With Doc’s conference now in full swing, I would be on my own for the next two days. In the past I have attended conference sessions with him. I’ve learned a lot of interesting history over the years and I also enjoy hanging out with “the guys” whom I’ve come to know as friends. I’m not sure why, but those attending these conferences are almost exclusively men. I am one of a small handful of women who attend.
But not this time.
The first order of business was to go out and buy the couple of things I had forgotten to pack- hairspray and a camera battery charger. I switched on the GPS and located a drug store a few blocks away. I also had forgotten to bring a sketch pad and was hoping the drug store might also have something comparable. I was thrilled to look up “Art Supplies” in the yellow pages and discover that there was an entire art supply store no more than a half mile away. San Antonio is an artist’s haven. Makes sense they’d have a supply store.
I began the day with a half mile walk to Hedwecks. At 9 a.m. it was already sweltering hot. Instead of my walking shoes, I slipped on my sandals which I expected to be much cooler- a decision I would later come to deeply regret.
Hedwecks Art Store was huge. I was in heaven. I could spend all day browsing and could potentially spend a small fortune. In the end, I settled on more than I needed, but did less damage to my wallet than what could have been had I not had to worry about adding weight to my luggage. I bought a sketch pad, a small box of Prismacolor pencils, a sharpener, and a handful of paint pens.
I left the store and headed a half mile in a different direction, following my GPS’ directions to a Walgreens where I picked up a trial size hair spray and a battery charger. By now it was approaching lunch time and I wanted to make arrangements to meet Doc at a nearby restaurant. This is when I made a surprising (to me anyway) discovery–There is no longer any such thing as a pay phone.
My cell phone was dead and gone but I had assumed I could call Doc from a street corner somewhere. I walked from one street to the next. No phone. I would have to return to the hotel and physically find him. My feet were beginning to hurt.
Lunch was down the street at a hole in the wall place called the “Mexican Manhattan.” In business since the 1950’s, I’m pretty sure the décor has not been updated since. Cleaning appeared to have happened only slightly more often. Ceramic wall tiles were tired and door frames were streaked with dirt. The whole place had a worn, New York sort of appearance, but hey, the reviews said that the food was great so we grabbed a booth and overlooked the grease stains on the menu .
Our waitress brought us salsa and chips. We were both looking for a light lunch and the lunch special—one taco with rice and beans—looked like it would be just what we had in mind.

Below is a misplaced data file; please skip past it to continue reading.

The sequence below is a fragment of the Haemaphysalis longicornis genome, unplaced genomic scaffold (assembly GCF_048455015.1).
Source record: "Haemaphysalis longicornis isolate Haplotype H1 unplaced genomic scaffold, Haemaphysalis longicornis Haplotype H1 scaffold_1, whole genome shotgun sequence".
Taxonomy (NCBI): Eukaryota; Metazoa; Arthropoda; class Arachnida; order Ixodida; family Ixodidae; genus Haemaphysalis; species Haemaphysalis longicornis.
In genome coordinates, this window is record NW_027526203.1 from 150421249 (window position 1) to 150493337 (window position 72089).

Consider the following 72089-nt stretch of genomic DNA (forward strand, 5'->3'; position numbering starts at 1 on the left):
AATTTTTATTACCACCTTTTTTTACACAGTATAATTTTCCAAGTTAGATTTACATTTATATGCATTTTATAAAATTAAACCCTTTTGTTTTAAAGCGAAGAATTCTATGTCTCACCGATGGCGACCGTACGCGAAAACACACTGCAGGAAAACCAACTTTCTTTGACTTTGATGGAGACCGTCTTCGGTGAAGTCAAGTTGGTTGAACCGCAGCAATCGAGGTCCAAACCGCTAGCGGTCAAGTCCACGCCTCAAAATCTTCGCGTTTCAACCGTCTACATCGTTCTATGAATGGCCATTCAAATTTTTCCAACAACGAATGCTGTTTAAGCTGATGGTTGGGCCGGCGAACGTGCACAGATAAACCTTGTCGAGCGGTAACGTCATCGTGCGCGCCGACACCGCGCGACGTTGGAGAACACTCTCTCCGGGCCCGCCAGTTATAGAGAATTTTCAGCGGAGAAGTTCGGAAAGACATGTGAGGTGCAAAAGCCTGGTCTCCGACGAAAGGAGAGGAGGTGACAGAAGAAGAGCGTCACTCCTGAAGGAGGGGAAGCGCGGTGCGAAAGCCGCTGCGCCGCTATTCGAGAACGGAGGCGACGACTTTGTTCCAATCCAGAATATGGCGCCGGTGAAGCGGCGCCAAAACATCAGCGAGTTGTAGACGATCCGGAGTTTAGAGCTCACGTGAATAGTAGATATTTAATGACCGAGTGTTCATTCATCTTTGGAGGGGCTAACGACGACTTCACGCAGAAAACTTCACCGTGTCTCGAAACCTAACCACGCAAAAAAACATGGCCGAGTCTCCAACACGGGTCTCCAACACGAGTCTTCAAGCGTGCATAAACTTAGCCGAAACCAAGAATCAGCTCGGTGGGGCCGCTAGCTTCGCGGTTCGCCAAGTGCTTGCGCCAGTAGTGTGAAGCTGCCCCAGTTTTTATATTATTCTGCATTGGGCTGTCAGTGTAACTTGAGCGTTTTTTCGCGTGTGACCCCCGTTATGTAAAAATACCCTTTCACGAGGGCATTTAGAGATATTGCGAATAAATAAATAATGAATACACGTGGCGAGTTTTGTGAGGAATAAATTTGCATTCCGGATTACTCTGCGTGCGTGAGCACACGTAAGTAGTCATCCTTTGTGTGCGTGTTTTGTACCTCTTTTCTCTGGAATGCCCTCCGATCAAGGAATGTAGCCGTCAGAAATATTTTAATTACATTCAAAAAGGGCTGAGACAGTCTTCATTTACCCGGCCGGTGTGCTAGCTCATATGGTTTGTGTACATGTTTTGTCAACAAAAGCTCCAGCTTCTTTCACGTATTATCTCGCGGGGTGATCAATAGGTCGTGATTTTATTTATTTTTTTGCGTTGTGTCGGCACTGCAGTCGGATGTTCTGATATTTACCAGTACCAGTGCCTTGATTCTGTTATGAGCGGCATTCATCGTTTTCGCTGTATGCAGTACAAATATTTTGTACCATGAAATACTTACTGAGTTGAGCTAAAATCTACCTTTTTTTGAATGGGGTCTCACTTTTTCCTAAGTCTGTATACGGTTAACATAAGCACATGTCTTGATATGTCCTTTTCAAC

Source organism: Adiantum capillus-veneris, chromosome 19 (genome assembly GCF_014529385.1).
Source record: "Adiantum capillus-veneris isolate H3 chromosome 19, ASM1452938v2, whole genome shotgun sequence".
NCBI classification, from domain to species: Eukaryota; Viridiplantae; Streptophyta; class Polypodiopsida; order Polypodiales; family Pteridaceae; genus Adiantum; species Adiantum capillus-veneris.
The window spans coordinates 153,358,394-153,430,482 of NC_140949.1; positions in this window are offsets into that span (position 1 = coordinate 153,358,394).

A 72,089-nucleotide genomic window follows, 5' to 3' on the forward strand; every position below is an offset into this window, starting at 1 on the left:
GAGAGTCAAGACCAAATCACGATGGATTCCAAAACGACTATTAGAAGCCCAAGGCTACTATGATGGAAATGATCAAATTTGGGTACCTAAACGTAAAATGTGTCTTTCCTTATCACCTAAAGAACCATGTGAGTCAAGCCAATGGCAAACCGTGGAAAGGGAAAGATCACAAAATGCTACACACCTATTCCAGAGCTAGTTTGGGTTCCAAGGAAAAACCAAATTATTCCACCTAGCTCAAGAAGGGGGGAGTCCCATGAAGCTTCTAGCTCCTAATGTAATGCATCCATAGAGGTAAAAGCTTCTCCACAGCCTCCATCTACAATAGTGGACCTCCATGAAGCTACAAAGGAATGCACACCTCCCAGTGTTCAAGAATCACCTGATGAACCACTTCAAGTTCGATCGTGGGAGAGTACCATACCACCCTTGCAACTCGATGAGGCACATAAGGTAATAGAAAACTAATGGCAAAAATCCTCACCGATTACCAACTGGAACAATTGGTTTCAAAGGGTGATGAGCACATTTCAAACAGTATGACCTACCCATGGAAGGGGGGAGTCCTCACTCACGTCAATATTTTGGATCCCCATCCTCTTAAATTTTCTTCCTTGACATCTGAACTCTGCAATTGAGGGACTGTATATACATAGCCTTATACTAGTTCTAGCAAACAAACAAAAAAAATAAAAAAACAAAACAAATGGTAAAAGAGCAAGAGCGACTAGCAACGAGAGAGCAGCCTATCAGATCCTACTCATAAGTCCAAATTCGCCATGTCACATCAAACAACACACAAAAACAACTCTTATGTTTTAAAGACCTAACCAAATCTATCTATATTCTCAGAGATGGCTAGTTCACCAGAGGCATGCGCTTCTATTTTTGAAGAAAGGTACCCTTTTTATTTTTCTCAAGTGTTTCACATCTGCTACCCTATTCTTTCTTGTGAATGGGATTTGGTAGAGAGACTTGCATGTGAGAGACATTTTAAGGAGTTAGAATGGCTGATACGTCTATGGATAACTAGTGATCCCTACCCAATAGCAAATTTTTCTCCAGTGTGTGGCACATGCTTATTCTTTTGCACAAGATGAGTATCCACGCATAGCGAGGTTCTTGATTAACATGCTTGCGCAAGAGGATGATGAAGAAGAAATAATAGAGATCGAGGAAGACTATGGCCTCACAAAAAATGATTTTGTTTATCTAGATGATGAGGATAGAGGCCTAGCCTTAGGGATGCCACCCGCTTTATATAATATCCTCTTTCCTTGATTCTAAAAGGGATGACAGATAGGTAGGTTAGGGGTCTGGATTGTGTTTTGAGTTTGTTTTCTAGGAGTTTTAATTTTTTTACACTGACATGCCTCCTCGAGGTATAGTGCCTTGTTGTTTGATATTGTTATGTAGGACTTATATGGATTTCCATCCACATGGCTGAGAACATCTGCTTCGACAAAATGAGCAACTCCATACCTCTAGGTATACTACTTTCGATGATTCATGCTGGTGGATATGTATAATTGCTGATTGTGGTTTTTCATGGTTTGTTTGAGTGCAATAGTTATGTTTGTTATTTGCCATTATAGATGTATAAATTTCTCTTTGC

Think again, sister.
Don’t be fooled by the “one taco with rice and beans” lunch special. These meals were huge. The waitress not only brought our lunch but she also brought us a second unrequested round of salsa and chips plus a stack of at least 6 to 8 extra tortillas. Not sure what I was supposed to do with those, except both Doc’s single beef taco and my single Chicken Fajita taco had enough meat in them to fill at least three tortillas. Add two soft drinks and our bill came to $17.
Once again over-stuffed, Doc headed back to the conference and I turned toward Alamo Plaza where, a couple of streets away, I found the the Briscoe Museum of Western Art. I first toured the outdoor sculpture garden and then, after wandering around the building and unsuccessfully attempting to enter through several locked doors, I finally found the unlocked main entrance. Admission cost me $5. I had a $1 off discount coupon in my purse but I didn’t use it. I mean, a discount coupon? Really? Places like this need all the donations they can get and $5 is already a pretty cheap admission ticket.
The facility is beautiful with many nice art pieces. All works appeared to be painted by 20th and 21st century artists. With only a couple of visitors other than me, it was quiet as I wandered from one exhibit to the next. I particularly liked video stations that were located throughout. Each one had a different artist talking about his work. I listened to most of them and they were all very interesting. In one room of the top floor they have a huge diorama of the Alamo with what must be many hundreds of tin soldiers set up to reenact the battle. It was impressive.
I had walked much further today than I’d planned and my dressy sandals were not substantial footwear for those sorts of distances. As I walked back to the hotel, my feet began to ache and I could feel sore spots developing on my heels. Nothing I could do about it out on the streets. I returned to the hotel by the shortest route I could find. There I discovered that I had broken my own #1 rule of travel — “Don’t allow yourself to get a blister!” I didn’t have just one blister. I had blisters on BOTH of my feet. Ugh. I pulled out my seldom used blister kit that had been all over the world with me without ever being refilled, and I patched my feet up as best as I could. When Doc got out of his last session and returned to our hotel room to collect me for dinner, I knew I didn’t want to walk so much as one more block. We changed our dinner plans and ate downstairs in the hotel restaurant.
Resigned to spending the evening in our room (a decision that Doc, I think, was secretly thrilled with since there was another NBA playoff game on the TV schedule), I was happy to have my new art supplies.